In 1970, the recently desolate factory of the Ford Instrument Company at 31-10 Thomson Avenue was buzzing. Faculty candidates from as far as Berkeley, California and as close as Sunnyside, Queens converged on the building as it underwent renovations to create classrooms and labs where there had formerly been machine rooms and assembly lines. One interview question unfailingly rendered each of them momentarily speechless: “If you could create any course in the world, what would it be?”LaGuardia’s first President was Dr. Joseph Shenker, a boy genius fresh from CUNY’s central office as the Dean of Community College Affairs, and at 29, the youngest community college president anywhere. He encouraged faculty to be bold and take risks, to explore how students learn by treating their classrooms as labs to test new methods of instruction and technology. Our faculty’s continued drive to challenge commonly held perceptions about what community college students are capable of and what they can become led to the creation of our Honors Program; our unique, nationally recognized Philosophy program and Commercial Photography and Fine Arts programs that nurture talented students into artists with fully realized creative vision.This high level of comfort with radical risk-taking in the pursuit of solution-focused pedagogies is the cornerstone of LaGuardia’s success in transforming underprepared students into Associate degree holders, a good number of whom have transferred to top tier institutions. By demonstrating the courage to question in their lives on- and off-campus, LaGuardia faculty demand more of themselves and their students. Our faculty have raised the bar for their peers at two-year institutions: fifty-four percent of LaGuardia faculty hold Ph.D.s, twice that of community college faculty across the nation. Less than 50 faculty stood with President Joseph Shenker that sunny September morning to greet the students and welcome them to LaGuardia. Today, over 1,000 faculty continue to foster a culture of critical thinking, exposing students to new perspectives, encouraging self-reflection and showing them vistas of opportunity of which they have never dreamed.
Times change, and so did LaGuardia. With faculty and staff so keenly attuned to students’ continually evolving needs, it’s not surprising that our programs were perennial recipients of national awards, accolades and grants. Our ability to constantly adapt educational practices to address current socioeconomic inequities, and knowledge and opportunity gaps, led to our status as a nationally recognized model for two-year to four-year transfer programs. We also received acclaim for our cooperative education program and high school-to-college alternative schools that helped at-risk youth dispel stereotypes about who is eligible for higher education.The 80s and 90s also saw the College begin to expand its resource and training programs for local businesses, as well as growing the physical campus to keep pace with our rapidly growing enrollment numbers. These decades saw the creation of prototypes for our current Centers for Economic Development. Our programs to help businesses secure government contracts, obtain government loans and help entrepreneurial designers launch and grow their businesses had their beginnings during this rapid growth phase. Our Adult and Continuing Education’s exceptional ESL program laid a path for thousands of immigrants seeking better lives for themselves and their families, and our array of programs for veterans welcomed men and women from all branches of the military who had served in the Persian Gulf War and were seeking a supportive place to fulfill their educational goals. Our allied health programs grew exponentially, while our Nursing and Veterinary Technician programs began to receive recognition as among the best in the state of New York, an honor that holds true to this day.And we never stopped innovating in the classroom, as faculty continued to experiment with methods to improve students’ success in developmental education classes and critical thinking skills, and instilled a desire to explore the sciences in minority students underrepresented in these disciplines.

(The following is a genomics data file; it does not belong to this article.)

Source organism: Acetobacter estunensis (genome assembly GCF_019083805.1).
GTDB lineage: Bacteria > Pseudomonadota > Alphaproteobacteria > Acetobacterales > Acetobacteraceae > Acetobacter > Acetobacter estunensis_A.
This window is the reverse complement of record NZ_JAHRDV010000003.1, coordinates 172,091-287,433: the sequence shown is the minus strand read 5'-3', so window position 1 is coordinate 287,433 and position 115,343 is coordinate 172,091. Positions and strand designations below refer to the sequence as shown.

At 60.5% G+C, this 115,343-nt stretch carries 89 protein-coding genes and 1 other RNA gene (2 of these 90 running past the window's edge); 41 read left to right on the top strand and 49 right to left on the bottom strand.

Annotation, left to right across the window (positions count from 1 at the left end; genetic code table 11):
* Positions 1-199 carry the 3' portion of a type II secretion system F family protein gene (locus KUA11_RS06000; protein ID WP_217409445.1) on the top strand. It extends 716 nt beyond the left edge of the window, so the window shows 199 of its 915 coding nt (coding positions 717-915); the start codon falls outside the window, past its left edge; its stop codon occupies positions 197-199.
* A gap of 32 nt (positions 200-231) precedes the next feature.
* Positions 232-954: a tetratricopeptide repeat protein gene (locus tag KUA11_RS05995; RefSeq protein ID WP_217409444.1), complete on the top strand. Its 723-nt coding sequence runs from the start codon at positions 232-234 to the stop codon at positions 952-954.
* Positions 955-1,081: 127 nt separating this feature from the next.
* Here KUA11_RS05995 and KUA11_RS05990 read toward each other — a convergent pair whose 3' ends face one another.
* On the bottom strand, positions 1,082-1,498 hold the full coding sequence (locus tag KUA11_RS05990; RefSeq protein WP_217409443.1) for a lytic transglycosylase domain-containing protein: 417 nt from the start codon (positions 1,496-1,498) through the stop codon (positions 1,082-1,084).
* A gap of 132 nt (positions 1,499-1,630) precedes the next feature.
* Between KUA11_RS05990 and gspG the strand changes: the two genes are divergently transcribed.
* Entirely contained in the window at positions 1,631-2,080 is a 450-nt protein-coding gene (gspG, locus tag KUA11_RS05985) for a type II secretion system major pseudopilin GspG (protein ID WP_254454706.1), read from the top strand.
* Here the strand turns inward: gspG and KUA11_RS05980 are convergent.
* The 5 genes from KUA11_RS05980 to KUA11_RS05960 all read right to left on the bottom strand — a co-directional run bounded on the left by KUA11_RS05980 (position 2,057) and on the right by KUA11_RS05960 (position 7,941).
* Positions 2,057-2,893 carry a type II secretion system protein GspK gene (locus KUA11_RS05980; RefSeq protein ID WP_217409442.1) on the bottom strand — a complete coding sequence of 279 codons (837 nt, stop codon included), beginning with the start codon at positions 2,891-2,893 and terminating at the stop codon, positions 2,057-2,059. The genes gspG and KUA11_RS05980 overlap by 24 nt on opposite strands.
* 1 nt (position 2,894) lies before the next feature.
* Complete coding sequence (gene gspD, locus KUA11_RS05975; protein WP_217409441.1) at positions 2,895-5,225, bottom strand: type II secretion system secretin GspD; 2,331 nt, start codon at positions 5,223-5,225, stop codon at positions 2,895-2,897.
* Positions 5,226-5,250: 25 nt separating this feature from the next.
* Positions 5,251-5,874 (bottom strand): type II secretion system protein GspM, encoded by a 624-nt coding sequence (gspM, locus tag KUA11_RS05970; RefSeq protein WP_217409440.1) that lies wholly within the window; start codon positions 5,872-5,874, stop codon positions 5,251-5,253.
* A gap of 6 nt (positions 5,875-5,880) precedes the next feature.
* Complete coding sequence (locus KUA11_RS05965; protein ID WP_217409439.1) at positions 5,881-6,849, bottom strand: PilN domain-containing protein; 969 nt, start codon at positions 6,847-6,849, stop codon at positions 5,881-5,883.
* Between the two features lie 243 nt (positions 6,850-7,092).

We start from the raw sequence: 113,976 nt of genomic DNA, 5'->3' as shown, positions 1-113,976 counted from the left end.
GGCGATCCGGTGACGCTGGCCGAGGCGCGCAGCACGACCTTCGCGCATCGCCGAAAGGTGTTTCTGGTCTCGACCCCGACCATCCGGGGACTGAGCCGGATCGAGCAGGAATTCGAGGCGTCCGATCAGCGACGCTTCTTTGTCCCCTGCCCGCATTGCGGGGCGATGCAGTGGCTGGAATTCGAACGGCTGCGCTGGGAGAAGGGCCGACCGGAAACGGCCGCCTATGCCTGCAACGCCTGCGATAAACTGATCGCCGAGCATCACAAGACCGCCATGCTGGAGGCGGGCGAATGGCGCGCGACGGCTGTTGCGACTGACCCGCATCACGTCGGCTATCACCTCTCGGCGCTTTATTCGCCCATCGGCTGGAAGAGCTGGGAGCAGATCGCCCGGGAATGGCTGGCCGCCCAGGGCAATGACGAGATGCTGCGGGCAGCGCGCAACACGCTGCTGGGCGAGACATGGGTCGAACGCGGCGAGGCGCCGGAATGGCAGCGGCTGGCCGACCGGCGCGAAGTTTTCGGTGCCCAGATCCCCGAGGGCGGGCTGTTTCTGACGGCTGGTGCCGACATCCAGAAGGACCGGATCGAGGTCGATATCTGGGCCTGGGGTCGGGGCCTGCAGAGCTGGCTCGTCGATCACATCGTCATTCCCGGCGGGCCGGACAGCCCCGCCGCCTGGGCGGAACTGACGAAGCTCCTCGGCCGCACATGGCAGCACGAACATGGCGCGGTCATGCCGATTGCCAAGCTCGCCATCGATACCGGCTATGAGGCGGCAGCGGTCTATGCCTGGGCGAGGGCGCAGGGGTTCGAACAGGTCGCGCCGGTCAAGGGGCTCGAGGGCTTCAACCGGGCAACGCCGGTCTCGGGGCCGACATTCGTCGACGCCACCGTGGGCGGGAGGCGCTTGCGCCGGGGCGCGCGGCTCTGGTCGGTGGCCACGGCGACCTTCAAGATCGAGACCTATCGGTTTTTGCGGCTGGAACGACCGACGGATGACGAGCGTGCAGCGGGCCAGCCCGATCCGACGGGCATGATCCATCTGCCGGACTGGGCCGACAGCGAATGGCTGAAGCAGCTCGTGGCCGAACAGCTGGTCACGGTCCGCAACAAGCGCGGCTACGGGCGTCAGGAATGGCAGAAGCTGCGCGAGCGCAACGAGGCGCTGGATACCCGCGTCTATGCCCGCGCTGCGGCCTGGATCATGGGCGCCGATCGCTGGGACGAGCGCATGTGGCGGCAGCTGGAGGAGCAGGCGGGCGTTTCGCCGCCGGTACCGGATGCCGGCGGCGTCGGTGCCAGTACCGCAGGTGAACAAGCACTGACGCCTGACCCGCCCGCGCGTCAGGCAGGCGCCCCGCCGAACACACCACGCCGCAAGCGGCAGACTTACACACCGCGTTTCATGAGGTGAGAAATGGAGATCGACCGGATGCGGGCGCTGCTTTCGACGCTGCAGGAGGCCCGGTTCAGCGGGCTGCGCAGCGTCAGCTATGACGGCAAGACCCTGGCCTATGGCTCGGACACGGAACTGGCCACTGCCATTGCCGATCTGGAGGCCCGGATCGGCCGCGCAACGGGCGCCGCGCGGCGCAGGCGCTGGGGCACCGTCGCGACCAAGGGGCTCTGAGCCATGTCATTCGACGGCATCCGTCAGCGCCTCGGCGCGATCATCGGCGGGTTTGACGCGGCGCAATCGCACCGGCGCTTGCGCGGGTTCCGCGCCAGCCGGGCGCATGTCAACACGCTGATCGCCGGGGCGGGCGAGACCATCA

Our early students comprised mainly blue-collar youth and adults, many among the first in their families to attend college. They were perceived by those in positions of power as only needing a high school diploma to get a low paying job, and as not interested in climbing a career ladder to the top of a profession. We helped shatter those misperceptions during a time of enormous societal and economic change, which was not unlike our current climate with its myriad obstacles to personal and national growth. We’re still first responders to today’s economic crisis. Today, we’re helping budding entrepreneurs and family-run companies not just keep their heads above water, but actually thrive with programs like 10,000 Small Businesses, an initiative Goldman Sachs selected us to participate in first because of our fearless spirit and our track record of creating successful change in people’s lives. Our pedagogies are still revolutionary, and we still serve as a model for not just two-year but also four-year colleges and universities across the nation. Through our federally funded ePortfolio Making Connections program, we’ve given countless students an engaging reflective learning experience and are now sharing our expertise with faculty from all over the nation. The LaGuardia Community College Foundation also helps make a difference in students’ lives, bringing together faculty, staff, alumni, friends of the College and members of the local business community to give students the means to achieve their dreams. Since its founding in 2003, the Foundation has raised $6 million and distributed over 3,000 scholarships to students. As we continue our fight to raise the graduation rate, we’ve garnered a host of influential partners and like-minded allies, from the Lumina Foundation to the Gates Foundation, who share our passion for creating positive change and empowering people to live richer lives. Our legacy speaks for itself: By challenging assumptions about who learns, who teaches and who benefits from community colleges in America, LaGuardia has changed the thinking about two-year institutions and their place not only in the landscape of higher education, but their role in strengthening our nation’s economy.